04 August 2009

Job loss: Gauteng women hardest hit

Gauteng women have been hardest hit by the job losses, Gauteng health and social development MEC Qedani Mahlangu said, with 26% of women unemployed compared to 22% amongst men.


Women in Gauteng were hardest hit by the job losses in the second quarter of the year, Gauteng health and social development MEC Qedani Mahlangu said.

"The unemployment rate among women is 26% compared to 22% amongst men. This is significant, given the fact that women constitute a higher percentage of the population," she said in her budget speech. "The feminisation of poverty is further confirmed by the concentration of job losses among women, with an estimated 68 000 women losing their jobs as domestic workers from April until June 2009."

Mahlangu's department will skill over 4 700 young people as part of its bid to reduce poverty and create jobs, she said. Her R1.9 billion social development budget would be used to provide skills such as plumbing, life skills, computer training, business skills, and carpentry.

Mahlangu said her department would partner with the parastatals Telkom, Eskom and Transnet to train young people to participate in the labour market.

Ninety percent of all contracts entered into would be awarded to previously disadvantaged individuals and small and medium enterprises.

Increase in ARV treatment sites
Mahlangu said 4 000 volunteer community care-givers, mostly women, would be trained in home-based care centres.

"Seventy-nine youths, mainly women, participating in social worker bursary programmes will be employed by the department in support of retention strategy for social work and other related scarce skills," she said.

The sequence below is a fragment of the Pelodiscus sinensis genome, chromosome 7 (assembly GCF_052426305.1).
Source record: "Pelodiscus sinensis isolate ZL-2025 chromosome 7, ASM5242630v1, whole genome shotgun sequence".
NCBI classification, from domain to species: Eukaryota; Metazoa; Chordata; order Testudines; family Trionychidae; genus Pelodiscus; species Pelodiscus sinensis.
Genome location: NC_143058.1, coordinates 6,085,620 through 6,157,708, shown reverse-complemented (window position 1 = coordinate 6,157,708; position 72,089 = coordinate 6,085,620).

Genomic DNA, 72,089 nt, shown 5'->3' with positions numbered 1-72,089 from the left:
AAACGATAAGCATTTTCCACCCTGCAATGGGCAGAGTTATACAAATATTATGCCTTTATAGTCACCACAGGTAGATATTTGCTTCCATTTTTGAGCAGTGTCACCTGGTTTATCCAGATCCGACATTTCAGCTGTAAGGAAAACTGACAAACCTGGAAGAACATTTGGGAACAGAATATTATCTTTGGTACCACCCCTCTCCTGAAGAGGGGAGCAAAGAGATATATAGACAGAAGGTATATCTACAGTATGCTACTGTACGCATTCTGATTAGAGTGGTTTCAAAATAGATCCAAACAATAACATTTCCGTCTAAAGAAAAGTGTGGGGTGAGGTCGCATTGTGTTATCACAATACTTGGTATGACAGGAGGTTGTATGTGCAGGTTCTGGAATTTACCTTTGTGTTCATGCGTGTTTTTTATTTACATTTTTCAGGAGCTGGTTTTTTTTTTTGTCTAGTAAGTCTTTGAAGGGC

Mahlangu's health budget was aimed at prioritising patient care. She announced an increase in anti-retroviral treatment sites from 69 to 83 by the end of this financial year.

"The number of people receiving anti-retroviral treatment at these sites will also be increased from 100 000 to 250 000, including 20 000 children," she said.

Her department would increase the number of workers, the acquisition of equipment and improve working conditions of staff at public hospitals, she said.

These include the Chris Hani Baragwanath, Charlotte Maxeke Johannesburg Academic, Dr George Mukhari, Steve Biko Academic, Tembisa, Natalspruit, Helen Joseph, Leratong, Kalafong and Tambo Memorial hospitals. – (Sapa, July 2009)

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Job loss bad for your health


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